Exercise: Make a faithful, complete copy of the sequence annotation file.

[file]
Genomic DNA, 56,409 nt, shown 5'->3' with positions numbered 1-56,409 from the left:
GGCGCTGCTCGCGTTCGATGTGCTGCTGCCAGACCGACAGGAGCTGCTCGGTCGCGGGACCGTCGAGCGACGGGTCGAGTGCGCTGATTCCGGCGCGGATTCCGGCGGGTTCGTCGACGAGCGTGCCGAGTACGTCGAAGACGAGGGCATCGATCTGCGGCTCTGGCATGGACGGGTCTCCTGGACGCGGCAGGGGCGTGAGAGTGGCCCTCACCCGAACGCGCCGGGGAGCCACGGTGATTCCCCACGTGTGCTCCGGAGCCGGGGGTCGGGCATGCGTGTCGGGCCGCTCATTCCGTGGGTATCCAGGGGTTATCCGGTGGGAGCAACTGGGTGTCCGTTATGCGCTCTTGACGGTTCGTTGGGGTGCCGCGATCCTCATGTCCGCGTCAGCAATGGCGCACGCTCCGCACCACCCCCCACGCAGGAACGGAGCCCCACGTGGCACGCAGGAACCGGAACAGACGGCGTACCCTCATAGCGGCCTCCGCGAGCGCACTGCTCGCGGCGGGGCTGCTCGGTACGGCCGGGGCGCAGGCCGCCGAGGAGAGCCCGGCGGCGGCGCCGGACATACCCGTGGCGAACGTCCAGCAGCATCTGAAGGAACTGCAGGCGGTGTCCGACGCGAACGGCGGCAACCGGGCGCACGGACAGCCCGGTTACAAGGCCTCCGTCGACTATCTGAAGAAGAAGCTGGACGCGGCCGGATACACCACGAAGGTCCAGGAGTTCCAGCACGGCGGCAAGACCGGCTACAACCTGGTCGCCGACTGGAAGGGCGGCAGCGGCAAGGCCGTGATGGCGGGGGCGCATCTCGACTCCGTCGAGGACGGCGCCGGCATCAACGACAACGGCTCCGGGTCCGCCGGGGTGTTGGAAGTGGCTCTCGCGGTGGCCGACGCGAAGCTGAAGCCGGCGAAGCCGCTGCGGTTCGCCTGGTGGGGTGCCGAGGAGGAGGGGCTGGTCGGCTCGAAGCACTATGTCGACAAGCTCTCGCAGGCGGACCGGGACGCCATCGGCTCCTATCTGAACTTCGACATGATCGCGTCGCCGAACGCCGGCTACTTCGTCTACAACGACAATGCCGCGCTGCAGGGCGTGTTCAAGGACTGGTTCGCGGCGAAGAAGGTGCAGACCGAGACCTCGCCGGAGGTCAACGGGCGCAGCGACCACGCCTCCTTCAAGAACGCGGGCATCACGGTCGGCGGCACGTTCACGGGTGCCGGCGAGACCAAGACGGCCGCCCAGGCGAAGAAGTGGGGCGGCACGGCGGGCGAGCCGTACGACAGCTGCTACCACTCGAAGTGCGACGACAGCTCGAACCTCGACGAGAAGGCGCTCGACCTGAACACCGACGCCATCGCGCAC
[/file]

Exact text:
Genomic DNA, 56,409 nt, shown 5'->3' with positions numbered 1-56,409 from the left:
GGCGCTGCTCGCGTTCGATGTGCTGCTGCCAGACCGACAGGAGCTGCTCGGTCGCGGGACCGTCGAGCGACGGGTCGAGTGCGCTGATTCCGGCGCGGATTCCGGCGGGTTCGTCGACGAGCGTGCCGAGTACGTCGAAGACGAGGGCATCGATCTGCGGCTCTGGCATGGACGGGTCTCCTGGACGCGGCAGGGGCGTGAGAGTGGCCCTCACCCGAACGCGCCGGGGAGCCACGGTGATTCCCCACGTGTGCTCCGGAGCCGGGGGTCGGGCATGCGTGTCGGGCCGCTCATTCCGTGGGTATCCAGGGGTTATCCGGTGGGAGCAACTGGGTGTCCGTTATGCGCTCTTGACGGTTCGTTGGGGTGCCGCGATCCTCATGTCCGCGTCAGCAATGGCGCACGCTCCGCACCACCCCCCACGCAGGAACGGAGCCCCACGTGGCACGCAGGAACCGGAACAGACGGCGTACCCTCATAGCGGCCTCCGCGAGCGCACTGCTCGCGGCGGGGCTGCTCGGTACGGCCGGGGCGCAGGCCGCCGAGGAGAGCCCGGCGGCGGCGCCGGACATACCCGTGGCGAACGTCCAGCAGCATCTGAAGGAACTGCAGGCGGTGTCCGACGCGAACGGCGGCAACCGGGCGCACGGACAGCCCGGTTACAAGGCCTCCGTCGACTATCTGAAGAAGAAGCTGGACGCGGCCGGATACACCACGAAGGTCCAGGAGTTCCAGCACGGCGGCAAGACCGGCTACAACCTGGTCGCCGACTGGAAGGGCGGCAGCGGCAAGGCCGTGATGGCGGGGGCGCATCTCGACTCCGTCGAGGACGGCGCCGGCATCAACGACAACGGCTCCGGGTCCGCCGGGGTGTTGGAAGTGGCTCTCGCGGTGGCCGACGCGAAGCTGAAGCCGGCGAAGCCGCTGCGGTTCGCCTGGTGGGGTGCCGAGGAGGAGGGGCTGGTCGGCTCGAAGCACTATGTCGACAAGCTCTCGCAGGCGGACCGGGACGCCATCGGCTCCTATCTGAACTTCGACATGATCGCGTCGCCGAACGCCGGCTACTTCGTCTACAACGACAATGCCGCGCTGCAGGGCGTGTTCAAGGACTGGTTCGCGGCGAAGAAGGTGCAGACCGAGACCTCGCCGGAGGTCAACGGGCGCAGCGACCACGCCTCCTTCAAGAACGCGGGCATCACGGTCGGCGGCACGTTCACGGGTGCCGGCGAGACCAAGACGGCCGCCCAGGCGAAGAAGTGGGGCGGCACGGCGGGCGAGCCGTACGACAGCTGCTACCACTCGAAGTGCGACGACAGCTCGAACCTCGACGAGAAGGCGCTCGACCTGAACACCGACGCCATCGCGCAC